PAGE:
methodman-6-28-08Method Man – also known as The Panty Raider, Ghost Rider, The Long John Silver, Johnny Blaze among other things, and last but not least, Clifford Smith is not only an accomplished hip hop artist, record producer and actor, he’s also got quite a charming personality on him.

In “The Wackness,” which ironically contains many of the hits he wrote, produced and performed, with the The Wu-Tang Clang, Method Man plays Percy, a Rastafarian drug lord who supplies Josh Peck’s character, Luke Shapiro, with weed to sell on the streets of New York.

Recently, Method Man sat down with Los Angeles CityZine at the press junket for “The Wackness” to discuss his role in the film, his thoughts on current artists, new projects, including a comic book and how it was like working with Sir Ben Kingsley.

How do you think this move reflected that era in New York and is it pretty accurate?

Yeah i think so, as far as Josh’s point of you, I didn’t know they had it that hard, I thought the white kids was rollin’. It was pretty spot on, the whole Giuliani thing, even down to blowing the Nintendo cartridge.

In this role, I loved your accent, did you work hard to it, did you work with a teacher?

Yeah it was somebody I’ve known for a long time, I’ve always been around Rastafarians, they come to New York to do their pharmaceuticals. Anyway, I worked with this person, she took the time to write it out, so I could read it exactly the way it said. We did a whole night of that, and then I came 3 days later, because I had to go over it by myself, Jonathan (Levine) loved it and he did it, he gave me a lot of lee way to do what I wanted with that character.

Was more done that’s not in the film that could be on the DVD?

Yes, there was so much there, I had a whole long page page of dialogue that I worked on for 3 days, but its cool, the way the movie runs, maybe it doesn’t fit in that spot, but the did what they had to do, and they did a good job [with the film].

How did u like working with Sir Ben?

Hmmhmmm (laughing)… at first I didn’t know he was going to be there, when I first went to the set, I was on my way to my trailer and there he was, and I wasn’t sure if I was going to see “Sexy Beast” or “Ghandi,” he was so cool, very humble, down to earth dude.

Did you call him Sir Ben?

I always call him Sir Ben.

Why don’t u just call him Ben?

Out of respect, the same way if I knew your first name I would put “Miss” in front of it.

Aren’t there several Wu-Tang Clan songs in the film?


Was that your choice, did you pick them?

I had no idea they were even in there, when we did my scene, when I sat down at Sundance in the premiere, and I was sitting and I’m waiting and waiting and one came and then another and I was like “yeah yeah,” and you know I couldn’t help tappin’ my foot to it. It definitely took me back to a time where I thought hip hop was in it hardest era , where it didn’t matter how you looked, it was what’s up here (points to head).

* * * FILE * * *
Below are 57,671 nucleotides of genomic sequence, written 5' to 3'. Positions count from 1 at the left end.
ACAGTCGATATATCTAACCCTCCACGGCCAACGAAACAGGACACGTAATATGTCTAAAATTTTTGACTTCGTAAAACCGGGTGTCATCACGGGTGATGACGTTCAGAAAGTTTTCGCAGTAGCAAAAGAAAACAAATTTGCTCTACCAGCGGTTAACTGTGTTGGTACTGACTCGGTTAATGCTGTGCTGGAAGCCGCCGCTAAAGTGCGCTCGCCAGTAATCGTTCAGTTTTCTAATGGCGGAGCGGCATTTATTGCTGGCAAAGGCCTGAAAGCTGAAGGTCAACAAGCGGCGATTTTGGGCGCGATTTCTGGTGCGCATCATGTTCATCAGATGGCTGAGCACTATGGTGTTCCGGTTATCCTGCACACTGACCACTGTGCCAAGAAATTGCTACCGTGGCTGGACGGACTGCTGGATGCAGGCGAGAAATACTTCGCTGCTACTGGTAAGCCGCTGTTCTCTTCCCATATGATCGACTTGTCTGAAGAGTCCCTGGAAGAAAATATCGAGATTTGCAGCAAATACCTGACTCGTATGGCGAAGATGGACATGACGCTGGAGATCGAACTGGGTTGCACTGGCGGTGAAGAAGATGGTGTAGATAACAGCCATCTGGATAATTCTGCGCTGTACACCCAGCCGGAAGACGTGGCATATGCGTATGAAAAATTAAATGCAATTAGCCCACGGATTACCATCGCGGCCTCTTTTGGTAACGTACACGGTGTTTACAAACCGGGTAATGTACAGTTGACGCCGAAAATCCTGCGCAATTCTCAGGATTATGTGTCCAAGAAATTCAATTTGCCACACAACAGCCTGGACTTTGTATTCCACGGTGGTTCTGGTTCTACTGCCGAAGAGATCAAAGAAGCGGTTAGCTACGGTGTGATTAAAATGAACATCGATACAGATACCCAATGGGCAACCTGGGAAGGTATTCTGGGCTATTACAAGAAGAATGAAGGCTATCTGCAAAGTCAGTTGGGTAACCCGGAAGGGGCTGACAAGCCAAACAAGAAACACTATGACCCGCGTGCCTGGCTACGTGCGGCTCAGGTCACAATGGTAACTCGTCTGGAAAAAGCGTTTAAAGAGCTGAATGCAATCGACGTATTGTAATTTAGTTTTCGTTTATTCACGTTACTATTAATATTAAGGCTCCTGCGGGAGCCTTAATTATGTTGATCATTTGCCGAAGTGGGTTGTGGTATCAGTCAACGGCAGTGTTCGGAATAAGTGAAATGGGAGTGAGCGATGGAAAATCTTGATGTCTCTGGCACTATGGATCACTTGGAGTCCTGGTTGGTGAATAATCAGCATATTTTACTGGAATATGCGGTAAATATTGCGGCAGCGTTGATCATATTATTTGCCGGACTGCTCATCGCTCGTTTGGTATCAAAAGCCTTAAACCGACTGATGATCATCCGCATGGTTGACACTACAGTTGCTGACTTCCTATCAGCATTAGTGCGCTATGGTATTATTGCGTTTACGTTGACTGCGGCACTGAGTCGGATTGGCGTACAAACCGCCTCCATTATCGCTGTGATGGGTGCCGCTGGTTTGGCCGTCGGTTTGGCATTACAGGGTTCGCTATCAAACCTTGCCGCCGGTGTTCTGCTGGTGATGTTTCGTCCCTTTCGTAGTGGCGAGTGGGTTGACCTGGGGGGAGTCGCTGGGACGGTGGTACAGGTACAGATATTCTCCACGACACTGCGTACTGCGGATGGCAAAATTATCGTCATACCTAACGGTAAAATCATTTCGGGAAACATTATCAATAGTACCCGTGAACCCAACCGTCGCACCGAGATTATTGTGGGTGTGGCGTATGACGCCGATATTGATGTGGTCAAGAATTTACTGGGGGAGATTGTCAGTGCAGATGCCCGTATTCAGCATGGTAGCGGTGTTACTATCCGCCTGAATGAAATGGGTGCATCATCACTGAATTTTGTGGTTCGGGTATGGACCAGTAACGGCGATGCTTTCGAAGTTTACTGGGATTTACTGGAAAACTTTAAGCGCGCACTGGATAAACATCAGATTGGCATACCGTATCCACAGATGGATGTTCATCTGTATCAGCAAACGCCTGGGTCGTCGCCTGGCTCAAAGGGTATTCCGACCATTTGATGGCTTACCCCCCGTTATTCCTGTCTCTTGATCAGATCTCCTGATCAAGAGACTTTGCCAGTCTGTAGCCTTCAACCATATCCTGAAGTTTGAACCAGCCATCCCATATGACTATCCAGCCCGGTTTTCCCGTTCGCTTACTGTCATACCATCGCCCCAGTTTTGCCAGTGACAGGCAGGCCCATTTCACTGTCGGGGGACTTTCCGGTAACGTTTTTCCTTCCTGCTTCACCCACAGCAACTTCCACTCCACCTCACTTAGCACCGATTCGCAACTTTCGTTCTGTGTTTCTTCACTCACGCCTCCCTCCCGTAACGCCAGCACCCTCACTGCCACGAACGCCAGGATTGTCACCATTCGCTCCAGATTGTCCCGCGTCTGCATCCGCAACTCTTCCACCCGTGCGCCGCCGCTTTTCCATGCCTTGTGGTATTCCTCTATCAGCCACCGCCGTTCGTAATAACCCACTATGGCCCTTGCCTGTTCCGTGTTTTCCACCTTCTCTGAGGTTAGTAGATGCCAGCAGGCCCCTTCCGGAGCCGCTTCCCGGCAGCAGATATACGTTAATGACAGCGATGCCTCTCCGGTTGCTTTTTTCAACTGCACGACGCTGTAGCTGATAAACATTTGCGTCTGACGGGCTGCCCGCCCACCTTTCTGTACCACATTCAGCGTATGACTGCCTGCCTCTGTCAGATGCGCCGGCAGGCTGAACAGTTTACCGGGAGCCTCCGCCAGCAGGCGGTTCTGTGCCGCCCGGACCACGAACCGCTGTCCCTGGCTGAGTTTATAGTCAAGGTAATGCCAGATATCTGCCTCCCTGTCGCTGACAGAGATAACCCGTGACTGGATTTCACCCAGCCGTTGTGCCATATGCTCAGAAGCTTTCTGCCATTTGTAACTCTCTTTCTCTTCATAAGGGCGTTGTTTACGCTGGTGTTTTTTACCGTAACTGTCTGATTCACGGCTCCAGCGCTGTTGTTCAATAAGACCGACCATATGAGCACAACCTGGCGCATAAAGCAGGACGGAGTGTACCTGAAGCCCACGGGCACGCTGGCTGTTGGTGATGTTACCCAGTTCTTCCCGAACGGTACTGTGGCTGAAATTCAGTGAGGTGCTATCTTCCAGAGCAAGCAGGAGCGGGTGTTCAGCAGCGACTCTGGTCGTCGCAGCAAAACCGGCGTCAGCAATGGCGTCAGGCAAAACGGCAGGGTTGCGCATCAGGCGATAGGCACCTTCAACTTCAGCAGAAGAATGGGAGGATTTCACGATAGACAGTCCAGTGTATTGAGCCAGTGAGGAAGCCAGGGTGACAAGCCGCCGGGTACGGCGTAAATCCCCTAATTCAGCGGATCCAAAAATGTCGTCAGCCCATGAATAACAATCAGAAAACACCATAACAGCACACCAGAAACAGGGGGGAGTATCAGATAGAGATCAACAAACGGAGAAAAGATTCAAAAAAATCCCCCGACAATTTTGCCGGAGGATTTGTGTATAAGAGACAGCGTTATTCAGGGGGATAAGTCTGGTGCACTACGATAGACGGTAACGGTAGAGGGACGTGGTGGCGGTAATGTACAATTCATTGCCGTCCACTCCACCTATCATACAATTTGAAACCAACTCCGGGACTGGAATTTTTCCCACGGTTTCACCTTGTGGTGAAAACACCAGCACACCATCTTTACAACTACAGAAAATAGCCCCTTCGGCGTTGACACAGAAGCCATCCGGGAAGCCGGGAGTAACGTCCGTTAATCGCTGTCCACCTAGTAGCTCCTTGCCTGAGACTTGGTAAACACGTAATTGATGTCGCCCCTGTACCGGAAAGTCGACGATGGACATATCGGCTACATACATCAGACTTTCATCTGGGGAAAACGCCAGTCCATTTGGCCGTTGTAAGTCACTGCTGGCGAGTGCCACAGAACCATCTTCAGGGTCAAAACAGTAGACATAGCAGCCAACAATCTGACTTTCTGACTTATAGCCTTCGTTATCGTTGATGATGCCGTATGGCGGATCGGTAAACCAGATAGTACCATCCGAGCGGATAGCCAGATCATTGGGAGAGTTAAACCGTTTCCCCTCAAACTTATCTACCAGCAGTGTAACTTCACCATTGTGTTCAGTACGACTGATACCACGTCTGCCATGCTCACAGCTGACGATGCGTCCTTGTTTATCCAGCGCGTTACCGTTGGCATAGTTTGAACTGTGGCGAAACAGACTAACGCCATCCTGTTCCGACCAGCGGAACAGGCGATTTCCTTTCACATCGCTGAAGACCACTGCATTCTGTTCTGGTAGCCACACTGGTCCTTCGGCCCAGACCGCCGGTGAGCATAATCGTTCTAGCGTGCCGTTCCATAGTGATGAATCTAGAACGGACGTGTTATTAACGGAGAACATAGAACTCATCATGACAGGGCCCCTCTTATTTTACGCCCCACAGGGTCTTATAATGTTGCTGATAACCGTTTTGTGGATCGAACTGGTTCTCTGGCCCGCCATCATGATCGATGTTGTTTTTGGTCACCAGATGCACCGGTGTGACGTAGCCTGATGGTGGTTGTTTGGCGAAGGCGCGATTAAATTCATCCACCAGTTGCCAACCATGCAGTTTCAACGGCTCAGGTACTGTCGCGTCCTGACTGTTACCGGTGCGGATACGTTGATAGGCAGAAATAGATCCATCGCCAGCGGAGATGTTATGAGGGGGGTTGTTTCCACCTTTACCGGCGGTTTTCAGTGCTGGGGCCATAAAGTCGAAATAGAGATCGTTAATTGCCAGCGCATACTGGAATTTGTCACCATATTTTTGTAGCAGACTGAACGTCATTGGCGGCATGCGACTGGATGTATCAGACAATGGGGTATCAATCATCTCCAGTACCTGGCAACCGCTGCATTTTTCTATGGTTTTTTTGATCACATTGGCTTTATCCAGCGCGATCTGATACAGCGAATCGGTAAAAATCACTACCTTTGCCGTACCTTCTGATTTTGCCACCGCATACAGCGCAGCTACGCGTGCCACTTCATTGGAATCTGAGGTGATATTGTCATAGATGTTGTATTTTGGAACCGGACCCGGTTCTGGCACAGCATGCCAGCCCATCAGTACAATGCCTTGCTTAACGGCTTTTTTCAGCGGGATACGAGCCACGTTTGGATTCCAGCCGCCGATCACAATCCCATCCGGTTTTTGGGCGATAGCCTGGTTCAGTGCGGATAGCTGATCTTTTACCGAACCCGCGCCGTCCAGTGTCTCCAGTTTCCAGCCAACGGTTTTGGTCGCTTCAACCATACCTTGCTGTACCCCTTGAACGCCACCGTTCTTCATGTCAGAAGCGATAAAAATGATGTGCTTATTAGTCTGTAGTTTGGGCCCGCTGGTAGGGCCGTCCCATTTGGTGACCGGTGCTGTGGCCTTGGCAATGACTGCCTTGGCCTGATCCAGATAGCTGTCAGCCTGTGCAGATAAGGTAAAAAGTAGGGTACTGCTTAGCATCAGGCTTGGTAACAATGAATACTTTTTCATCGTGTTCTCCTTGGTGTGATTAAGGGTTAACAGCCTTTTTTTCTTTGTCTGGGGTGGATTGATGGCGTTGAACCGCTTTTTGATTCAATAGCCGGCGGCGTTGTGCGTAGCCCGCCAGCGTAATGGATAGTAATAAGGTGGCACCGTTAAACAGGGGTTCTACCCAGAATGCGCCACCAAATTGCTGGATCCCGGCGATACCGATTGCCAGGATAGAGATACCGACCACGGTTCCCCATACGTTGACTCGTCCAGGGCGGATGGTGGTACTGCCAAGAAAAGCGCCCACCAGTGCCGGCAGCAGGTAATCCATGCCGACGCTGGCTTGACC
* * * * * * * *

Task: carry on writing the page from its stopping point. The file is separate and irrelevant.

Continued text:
Can you expand on that because there’s a huge difference, it not so much social issues anymore, it’s pop now…

Yeah it’s pop, now you know kids have access to so many things. You don’t have to buy an album anymore. Today it doesn’t even feel like a movement anymore. Back then it felt like it was a movement you know, you always wanted to be the first person in line to get that album. Now they churn it out like fast movers, in n’ out, you can’t even grasp on to an artist long enough, buy the time you do, they’re gone already.

What’s next in music for you? Are you putting out any albums soon?

Yeah, you know I try to, but sometimes the schedule gets hectic, like when I was doin’ “The Wire,” Wu-Tang and I were overseas doin’ that tour, and I had to fly back and forth, like I would fly after the show, go home, take a car, get there on set, after I get off set I’m back to the airport. It’s hectic at times but if you really want something you just gotta do it and when you love what you do you never work a day in your life.

Would you do another series if it were the right one?

Yeah, I have no problem with television, except that blasted sitcom on Fox, and I love those dudes giving us the opportunity to shine but, wrong time,wrong dudes.

Are you producing your own music still or working on another album?

We’re working on it, we always get like ‘Executive Producer’ credit, now we OG’s, we earned that spot even if we don’t press a key you know, my word play is enough to get me an ‘Executive Producer’ credit but me and Red Man are working on it, gonna try and bring it in the 4th quarter, hopefully, Def Jam and Diddy will do us right.

So are you actively looking for other roles?

Yeah but I’m doing it without an agent. After my sitcom, I’m gonna admit, Hollywood left a bad taste in my mouth, it tasted like shit and crackers, I just want to reattach myself to my area, where I live at, my neighborhood and get back in to my music. So, I gave myself a little break, I was still on “The Wire” in season 2, so i still had that. Now I’m still just letting things drop in my lap.